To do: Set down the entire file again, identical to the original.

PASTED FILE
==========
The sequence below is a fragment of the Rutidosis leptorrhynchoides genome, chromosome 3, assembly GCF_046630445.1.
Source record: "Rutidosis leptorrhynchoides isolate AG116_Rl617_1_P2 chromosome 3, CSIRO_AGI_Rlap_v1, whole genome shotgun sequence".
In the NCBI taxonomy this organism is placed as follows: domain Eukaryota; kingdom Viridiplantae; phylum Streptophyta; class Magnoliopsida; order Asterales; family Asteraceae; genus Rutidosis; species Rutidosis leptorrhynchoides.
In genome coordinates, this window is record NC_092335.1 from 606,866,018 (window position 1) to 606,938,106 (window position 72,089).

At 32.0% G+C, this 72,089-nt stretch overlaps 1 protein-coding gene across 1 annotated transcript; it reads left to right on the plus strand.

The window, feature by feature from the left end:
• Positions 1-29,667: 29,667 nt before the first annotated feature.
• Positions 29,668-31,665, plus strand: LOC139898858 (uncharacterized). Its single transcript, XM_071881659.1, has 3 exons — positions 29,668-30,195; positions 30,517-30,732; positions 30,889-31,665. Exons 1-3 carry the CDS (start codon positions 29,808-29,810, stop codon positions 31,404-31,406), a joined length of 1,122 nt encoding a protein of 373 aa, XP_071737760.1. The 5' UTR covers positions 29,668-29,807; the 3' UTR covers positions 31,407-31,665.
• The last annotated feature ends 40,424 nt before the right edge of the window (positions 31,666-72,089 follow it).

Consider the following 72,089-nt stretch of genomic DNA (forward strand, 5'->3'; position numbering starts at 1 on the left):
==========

The sequence below is a fragment of the Rutidosis leptorrhynchoides genome, chromosome 3, assembly GCF_046630445.1.
Source record: "Rutidosis leptorrhynchoides isolate AG116_Rl617_1_P2 chromosome 3, CSIRO_AGI_Rlap_v1, whole genome shotgun sequence".
In the NCBI taxonomy this organism is placed as follows: domain Eukaryota; kingdom Viridiplantae; phylum Streptophyta; class Magnoliopsida; order Asterales; family Asteraceae; genus Rutidosis; species Rutidosis leptorrhynchoides.
In genome coordinates, this window is record NC_092335.1 from 606,866,018 (window position 1) to 606,938,106 (window position 72,089).

At 32.0% G+C, this 72,089-nt stretch overlaps 1 protein-coding gene across 1 annotated transcript; it reads left to right on the plus strand.

The window, feature by feature from the left end:
• Positions 1-29,667: 29,667 nt before the first annotated feature.
• Positions 29,668-31,665, plus strand: LOC139898858 (uncharacterized). Its single transcript, XM_071881659.1, has 3 exons — positions 29,668-30,195; positions 30,517-30,732; positions 30,889-31,665. Exons 1-3 carry the CDS (start codon positions 29,808-29,810, stop codon positions 31,404-31,406), a joined length of 1,122 nt encoding a protein of 373 aa, XP_071737760.1. The 5' UTR covers positions 29,668-29,807; the 3' UTR covers positions 31,407-31,665.
• The last annotated feature ends 40,424 nt before the right edge of the window (positions 31,666-72,089 follow it).

Consider the following 72,089-nt stretch of genomic DNA (forward strand, 5'->3'; position numbering starts at 1 on the left):